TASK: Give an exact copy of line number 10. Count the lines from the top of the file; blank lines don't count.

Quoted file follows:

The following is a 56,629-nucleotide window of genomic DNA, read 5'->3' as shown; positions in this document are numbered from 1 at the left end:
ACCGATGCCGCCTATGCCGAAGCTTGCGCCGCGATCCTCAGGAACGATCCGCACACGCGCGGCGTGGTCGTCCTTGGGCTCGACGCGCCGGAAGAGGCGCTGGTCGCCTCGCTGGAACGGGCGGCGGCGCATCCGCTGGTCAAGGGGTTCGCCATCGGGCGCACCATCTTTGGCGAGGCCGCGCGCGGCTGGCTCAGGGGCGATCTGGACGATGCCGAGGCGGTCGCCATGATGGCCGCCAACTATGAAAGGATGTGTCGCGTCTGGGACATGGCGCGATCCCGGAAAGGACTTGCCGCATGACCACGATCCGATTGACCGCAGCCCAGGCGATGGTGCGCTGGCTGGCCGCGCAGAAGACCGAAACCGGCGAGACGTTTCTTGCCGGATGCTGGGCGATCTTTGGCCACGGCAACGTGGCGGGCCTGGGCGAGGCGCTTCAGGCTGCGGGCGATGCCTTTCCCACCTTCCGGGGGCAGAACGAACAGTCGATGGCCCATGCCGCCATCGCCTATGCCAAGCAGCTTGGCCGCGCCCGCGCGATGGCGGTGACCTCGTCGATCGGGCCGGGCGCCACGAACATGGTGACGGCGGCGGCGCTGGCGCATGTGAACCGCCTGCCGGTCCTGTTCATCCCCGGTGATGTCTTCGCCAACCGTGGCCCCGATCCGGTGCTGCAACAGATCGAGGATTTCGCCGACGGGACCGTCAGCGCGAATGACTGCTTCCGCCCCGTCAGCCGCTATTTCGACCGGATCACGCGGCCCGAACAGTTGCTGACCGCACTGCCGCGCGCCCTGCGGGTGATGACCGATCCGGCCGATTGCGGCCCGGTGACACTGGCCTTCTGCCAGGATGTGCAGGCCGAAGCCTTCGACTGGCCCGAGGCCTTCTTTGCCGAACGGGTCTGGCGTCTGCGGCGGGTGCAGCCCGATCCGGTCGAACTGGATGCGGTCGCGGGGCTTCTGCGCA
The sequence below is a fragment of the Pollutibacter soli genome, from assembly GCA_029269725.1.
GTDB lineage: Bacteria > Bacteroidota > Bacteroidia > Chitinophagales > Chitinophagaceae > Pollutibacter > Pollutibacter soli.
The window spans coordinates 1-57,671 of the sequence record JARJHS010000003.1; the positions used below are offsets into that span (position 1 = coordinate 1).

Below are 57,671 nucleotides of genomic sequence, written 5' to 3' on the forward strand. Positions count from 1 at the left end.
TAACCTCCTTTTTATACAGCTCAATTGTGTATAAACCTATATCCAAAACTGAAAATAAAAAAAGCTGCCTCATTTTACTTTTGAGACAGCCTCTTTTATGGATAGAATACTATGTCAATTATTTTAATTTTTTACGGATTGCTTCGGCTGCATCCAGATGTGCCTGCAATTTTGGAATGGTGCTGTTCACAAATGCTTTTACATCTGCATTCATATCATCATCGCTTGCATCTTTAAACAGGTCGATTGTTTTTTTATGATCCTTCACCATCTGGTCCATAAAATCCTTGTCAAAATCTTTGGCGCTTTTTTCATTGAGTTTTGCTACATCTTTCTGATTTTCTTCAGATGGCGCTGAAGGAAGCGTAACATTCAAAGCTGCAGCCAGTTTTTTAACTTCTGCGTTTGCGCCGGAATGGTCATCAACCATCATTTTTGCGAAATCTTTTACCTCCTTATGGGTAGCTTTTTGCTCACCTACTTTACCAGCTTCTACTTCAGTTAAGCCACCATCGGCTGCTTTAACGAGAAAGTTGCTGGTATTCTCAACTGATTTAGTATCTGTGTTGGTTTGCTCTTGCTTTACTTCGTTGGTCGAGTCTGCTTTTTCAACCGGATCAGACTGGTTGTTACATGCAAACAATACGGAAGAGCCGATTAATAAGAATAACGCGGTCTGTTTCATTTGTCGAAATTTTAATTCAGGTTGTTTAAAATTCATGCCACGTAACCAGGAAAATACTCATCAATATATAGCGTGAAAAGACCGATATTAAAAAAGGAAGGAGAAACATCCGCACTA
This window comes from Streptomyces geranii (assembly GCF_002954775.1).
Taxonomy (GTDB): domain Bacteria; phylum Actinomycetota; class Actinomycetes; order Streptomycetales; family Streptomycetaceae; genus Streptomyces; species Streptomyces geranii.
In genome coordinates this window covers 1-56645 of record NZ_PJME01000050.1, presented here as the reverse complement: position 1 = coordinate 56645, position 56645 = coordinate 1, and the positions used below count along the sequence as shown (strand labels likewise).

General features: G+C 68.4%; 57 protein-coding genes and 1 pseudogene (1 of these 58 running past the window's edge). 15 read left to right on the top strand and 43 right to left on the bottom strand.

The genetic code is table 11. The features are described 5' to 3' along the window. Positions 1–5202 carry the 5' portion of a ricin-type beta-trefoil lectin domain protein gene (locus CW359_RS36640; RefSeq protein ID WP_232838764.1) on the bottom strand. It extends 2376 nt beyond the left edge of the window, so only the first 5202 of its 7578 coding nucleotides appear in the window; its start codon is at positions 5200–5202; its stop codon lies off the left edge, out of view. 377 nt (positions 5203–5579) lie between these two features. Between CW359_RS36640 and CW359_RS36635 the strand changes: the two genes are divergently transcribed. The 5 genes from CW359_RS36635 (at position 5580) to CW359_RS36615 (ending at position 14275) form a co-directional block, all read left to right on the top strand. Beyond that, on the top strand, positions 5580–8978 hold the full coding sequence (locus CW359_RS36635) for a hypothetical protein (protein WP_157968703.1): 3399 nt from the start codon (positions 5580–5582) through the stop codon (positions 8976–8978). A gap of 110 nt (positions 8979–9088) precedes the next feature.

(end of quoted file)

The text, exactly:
In genome coordinates this window covers 1-56645 of record NZ_PJME01000050.1, presented here as the reverse complement: position 1 = coordinate 56645, position 56645 = coordinate 1, and the positions used below count along the sequence as shown (strand labels likewise).